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What Caused Gold's Mysterious Sell Off on Friday?

Posted by TopstepTrader on November 13, 2017

Gold.jpgGold had an unusual 10 minutes  midday on Friday. After spending the first hours within a $2 trading range, the price fell $10 as more than 65,000 contracts traded hands. That's the equivalent of 6.5 million ounces of gold - or $8.3 billion worth. 

Where'd that kind of move come from?

First, a look at the move, which happened around 10 AM CT.

Gold Friday Nov 10.jpg

Here's that move on a 1-minute chart. Each successive red bar is another spat of selling. 

Gold 1 Minute.jpg

That's the kind of move that blows past stops, particularly on a Friday afternoon. No one wants to get in front of that, particularly as stops below the low of the day at $1,282.50 were hit. 

So what sparked it? 

Scenario A: the fat finger / flash crash. 

In Bloomberg, Ross Norman of precious-metals dealer Sharps Pixley Ltd. said that the trade that started it, selling 18,149 contracts, was unusual. A trade of 18,149 ounces, however, he said would be "very typical."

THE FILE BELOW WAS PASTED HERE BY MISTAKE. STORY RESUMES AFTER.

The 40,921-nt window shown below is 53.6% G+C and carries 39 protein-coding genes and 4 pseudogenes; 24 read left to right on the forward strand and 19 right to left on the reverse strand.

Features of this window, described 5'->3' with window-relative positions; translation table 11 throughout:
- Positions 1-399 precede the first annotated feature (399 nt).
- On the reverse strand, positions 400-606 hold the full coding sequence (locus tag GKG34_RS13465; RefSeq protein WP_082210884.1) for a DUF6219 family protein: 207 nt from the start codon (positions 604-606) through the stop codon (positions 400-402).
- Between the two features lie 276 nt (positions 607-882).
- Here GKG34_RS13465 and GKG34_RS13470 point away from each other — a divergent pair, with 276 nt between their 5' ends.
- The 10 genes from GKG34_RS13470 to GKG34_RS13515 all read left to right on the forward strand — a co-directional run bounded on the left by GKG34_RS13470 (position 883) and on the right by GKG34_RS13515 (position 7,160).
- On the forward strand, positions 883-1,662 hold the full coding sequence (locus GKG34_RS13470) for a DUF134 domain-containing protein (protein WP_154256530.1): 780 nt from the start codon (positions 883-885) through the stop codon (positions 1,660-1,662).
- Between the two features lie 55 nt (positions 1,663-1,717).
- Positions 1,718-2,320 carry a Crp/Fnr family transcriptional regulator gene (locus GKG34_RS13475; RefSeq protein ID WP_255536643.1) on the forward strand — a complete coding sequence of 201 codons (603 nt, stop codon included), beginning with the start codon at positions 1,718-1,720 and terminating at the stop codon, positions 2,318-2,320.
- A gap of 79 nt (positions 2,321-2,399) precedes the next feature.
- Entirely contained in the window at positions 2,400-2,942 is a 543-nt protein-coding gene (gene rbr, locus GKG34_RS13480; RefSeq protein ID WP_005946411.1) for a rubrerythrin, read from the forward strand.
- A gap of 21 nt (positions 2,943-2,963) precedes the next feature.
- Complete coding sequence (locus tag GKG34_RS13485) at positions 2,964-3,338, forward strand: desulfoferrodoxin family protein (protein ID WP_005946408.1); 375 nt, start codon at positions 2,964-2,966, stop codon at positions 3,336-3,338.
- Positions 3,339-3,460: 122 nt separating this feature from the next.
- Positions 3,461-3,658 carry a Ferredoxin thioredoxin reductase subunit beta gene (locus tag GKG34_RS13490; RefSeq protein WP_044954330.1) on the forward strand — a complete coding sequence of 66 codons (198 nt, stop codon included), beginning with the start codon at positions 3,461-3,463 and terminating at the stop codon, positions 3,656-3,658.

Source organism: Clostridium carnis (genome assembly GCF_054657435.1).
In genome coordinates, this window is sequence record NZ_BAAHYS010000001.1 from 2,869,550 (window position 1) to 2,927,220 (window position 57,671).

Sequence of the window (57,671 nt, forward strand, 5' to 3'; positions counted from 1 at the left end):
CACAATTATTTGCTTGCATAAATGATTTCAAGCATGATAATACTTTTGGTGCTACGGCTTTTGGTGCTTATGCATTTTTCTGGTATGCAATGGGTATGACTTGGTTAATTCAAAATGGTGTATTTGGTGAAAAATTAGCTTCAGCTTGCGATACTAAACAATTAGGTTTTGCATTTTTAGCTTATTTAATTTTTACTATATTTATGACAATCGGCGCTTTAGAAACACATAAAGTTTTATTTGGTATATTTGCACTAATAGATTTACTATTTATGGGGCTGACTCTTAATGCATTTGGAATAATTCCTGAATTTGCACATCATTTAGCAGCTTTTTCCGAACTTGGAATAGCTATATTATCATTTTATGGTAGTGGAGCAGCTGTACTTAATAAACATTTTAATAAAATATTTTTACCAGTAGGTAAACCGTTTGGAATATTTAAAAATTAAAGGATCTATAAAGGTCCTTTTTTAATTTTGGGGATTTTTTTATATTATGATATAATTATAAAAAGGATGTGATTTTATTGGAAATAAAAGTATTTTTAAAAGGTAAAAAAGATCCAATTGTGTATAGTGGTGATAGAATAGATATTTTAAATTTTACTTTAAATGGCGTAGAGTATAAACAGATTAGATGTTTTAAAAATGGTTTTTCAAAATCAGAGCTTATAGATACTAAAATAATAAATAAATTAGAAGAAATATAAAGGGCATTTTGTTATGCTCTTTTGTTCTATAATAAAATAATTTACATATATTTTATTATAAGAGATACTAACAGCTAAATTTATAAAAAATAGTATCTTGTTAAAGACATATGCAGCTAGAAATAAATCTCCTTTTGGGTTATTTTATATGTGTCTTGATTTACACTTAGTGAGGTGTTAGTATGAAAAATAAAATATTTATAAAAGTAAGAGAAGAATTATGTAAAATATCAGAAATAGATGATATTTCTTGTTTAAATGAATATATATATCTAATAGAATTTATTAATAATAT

But in a fat finger / flash crash, the price typically recovers much, if not all, of the move. Yet, Gold only bounced slightly to close the day near its lows. 

Enter, Scenario B: capitulation / liquidation. 

Vince Lance, the founder of Echobay Partners, talking with Kitco.com, disagreed. He attributed the move to a "small speculative play from a major fund." He clarified, noting that hedge funds are less price sensitive "when it's time to get out." 

That would suggest feelings - at least in that one hedge fund - that the price is set to decline even further.

It'd be easy to see how that feeling might develop. Gold experienced a precipitous decline from its September high above $1,362. Its now retraced more than 50% of the move from below $1,210 - a level signifcant to technical traders. With the price failing to hold any rallies above that level (~$1,287), it wouldn't be surprising if the theoretical fund liquidated its position. 

Which scenario is more likely? The answer is that it's unclear. Both a fat finger mistake or a large intentional order could be at fault. 

But both suggest there's some skittishness in Gold. And that's what we would keep an eye on. As the price action follows through in the next week and a half, we may gain more clarity. 

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Topics: Market Updates, Gold, Metals

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